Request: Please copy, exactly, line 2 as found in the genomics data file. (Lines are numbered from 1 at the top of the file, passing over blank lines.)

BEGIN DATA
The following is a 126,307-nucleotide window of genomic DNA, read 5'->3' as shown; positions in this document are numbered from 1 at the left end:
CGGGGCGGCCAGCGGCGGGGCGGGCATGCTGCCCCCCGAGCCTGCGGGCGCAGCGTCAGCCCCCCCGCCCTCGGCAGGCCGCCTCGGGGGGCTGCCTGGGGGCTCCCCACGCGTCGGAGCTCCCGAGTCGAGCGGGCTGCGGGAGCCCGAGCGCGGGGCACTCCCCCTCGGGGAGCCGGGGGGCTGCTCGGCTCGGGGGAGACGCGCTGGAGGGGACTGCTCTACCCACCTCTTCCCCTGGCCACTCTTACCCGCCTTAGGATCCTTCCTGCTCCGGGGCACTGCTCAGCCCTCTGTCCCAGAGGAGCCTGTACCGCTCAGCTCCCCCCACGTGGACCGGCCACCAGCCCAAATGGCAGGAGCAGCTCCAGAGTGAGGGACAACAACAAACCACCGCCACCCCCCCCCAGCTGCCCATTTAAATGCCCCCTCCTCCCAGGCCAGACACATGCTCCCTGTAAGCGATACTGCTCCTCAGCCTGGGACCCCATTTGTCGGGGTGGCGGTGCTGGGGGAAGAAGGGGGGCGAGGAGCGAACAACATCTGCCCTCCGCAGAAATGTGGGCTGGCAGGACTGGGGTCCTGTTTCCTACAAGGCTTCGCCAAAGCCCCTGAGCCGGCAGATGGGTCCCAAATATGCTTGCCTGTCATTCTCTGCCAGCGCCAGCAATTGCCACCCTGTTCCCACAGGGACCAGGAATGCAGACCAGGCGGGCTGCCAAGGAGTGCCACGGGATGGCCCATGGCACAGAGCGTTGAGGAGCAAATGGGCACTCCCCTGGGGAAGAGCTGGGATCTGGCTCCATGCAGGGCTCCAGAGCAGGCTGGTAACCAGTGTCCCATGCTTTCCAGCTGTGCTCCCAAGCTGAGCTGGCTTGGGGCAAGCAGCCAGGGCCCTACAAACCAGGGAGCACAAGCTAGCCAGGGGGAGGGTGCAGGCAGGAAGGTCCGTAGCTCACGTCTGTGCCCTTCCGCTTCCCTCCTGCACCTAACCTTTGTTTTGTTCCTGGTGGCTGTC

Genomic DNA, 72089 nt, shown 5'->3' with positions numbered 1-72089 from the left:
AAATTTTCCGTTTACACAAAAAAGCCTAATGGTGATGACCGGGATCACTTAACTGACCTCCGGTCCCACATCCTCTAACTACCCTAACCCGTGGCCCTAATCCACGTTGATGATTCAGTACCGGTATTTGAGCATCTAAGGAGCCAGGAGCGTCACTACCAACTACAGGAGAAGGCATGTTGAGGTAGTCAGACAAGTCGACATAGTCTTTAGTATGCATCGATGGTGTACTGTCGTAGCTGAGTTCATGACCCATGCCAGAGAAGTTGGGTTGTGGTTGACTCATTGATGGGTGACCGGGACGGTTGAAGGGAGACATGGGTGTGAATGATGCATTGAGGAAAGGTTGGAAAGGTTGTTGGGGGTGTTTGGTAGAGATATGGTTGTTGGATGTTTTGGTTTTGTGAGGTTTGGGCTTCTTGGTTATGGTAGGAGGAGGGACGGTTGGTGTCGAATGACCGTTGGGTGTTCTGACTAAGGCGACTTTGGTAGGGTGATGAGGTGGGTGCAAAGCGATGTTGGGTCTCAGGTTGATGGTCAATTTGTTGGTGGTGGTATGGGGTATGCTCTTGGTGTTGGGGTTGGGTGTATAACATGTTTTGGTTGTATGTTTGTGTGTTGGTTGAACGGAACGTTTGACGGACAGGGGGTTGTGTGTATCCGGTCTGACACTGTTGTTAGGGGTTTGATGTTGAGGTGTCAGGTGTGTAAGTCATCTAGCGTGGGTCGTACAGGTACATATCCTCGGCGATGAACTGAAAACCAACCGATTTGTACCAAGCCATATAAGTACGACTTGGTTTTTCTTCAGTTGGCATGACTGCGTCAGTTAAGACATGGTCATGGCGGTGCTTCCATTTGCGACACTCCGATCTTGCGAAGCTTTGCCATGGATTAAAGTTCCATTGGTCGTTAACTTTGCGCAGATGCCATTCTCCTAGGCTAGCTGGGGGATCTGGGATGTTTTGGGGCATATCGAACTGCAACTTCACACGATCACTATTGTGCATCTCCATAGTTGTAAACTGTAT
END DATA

CGGGGCGGCCAGCGGCGGGGCGGGCATGCTGCCCCCCGAGCCTGCGGGCGCAGCGTCAGCCCCCCCGCCCTCGGCAGGCCGCCTCGGGGGGCTGCCTGGGGGCTCCCCACGCGTCGGAGCTCCCGAGTCGAGCGGGCTGCGGGAGCCCGAGCGCGGGGCACTCCCCCTCGGGGAGCCGGGGGGCTGCTCGGCTCGGGGGAGACGCGCTGGAGGGGACTGCTCTACCCACCTCTTCCCCTGGCCACTCTTACCCGCCTTAGGATCCTTCCTGCTCCGGGGCACTGCTCAGCCCTCTGTCCCAGAGGAGCCTGTACCGCTCAGCTCCCCCCACGTGGACCGGCCACCAGCCCAAATGGCAGGAGCAGCTCCAGAGTGAGGGACAACAACAAACCACCGCCACCCCCCCCCAGCTGCCCATTTAAATGCCCCCTCCTCCCAGGCCAGACACATGCTCCCTGTAAGCGATACTGCTCCTCAGCCTGGGACCCCATTTGTCGGGGTGGCGGTGCTGGGGGAAGAAGGGGGGCGAGGAGCGAACAACATCTGCCCTCCGCAGAAATGTGGGCTGGCAGGACTGGGGTCCTGTTTCCTACAAGGCTTCGCCAAAGCCCCTGAGCCGGCAGATGGGTCCCAAATATGCTTGCCTGTCATTCTCTGCCAGCGCCAGCAATTGCCACCCTGTTCCCACAGGGACCAGGAATGCAGACCAGGCGGGCTGCCAAGGAGTGCCACGGGATGGCCCATGGCACAGAGCGTTGAGGAGCAAATGGGCACTCCCCTGGGGAAGAGCTGGGATCTGGCTCCATGCAGGGCTCCAGAGCAGGCTGGTAACCAGTGTCCCATGCTTTCCAGCTGTGCTCCCAAGCTGAGCTGGCTTGGGGCAAGCAGCCAGGGCCCTACAAACCAGGGAGCACAAGCTAGCCAGGGGGAGGGTGCAGGCAGGAAGGTCCGTAGCTCACGTCTGTGCCCTTCCGCTTCCCTCCTGCACCTAACCTTTGTTTTGTTCCTGGTGGCTGTC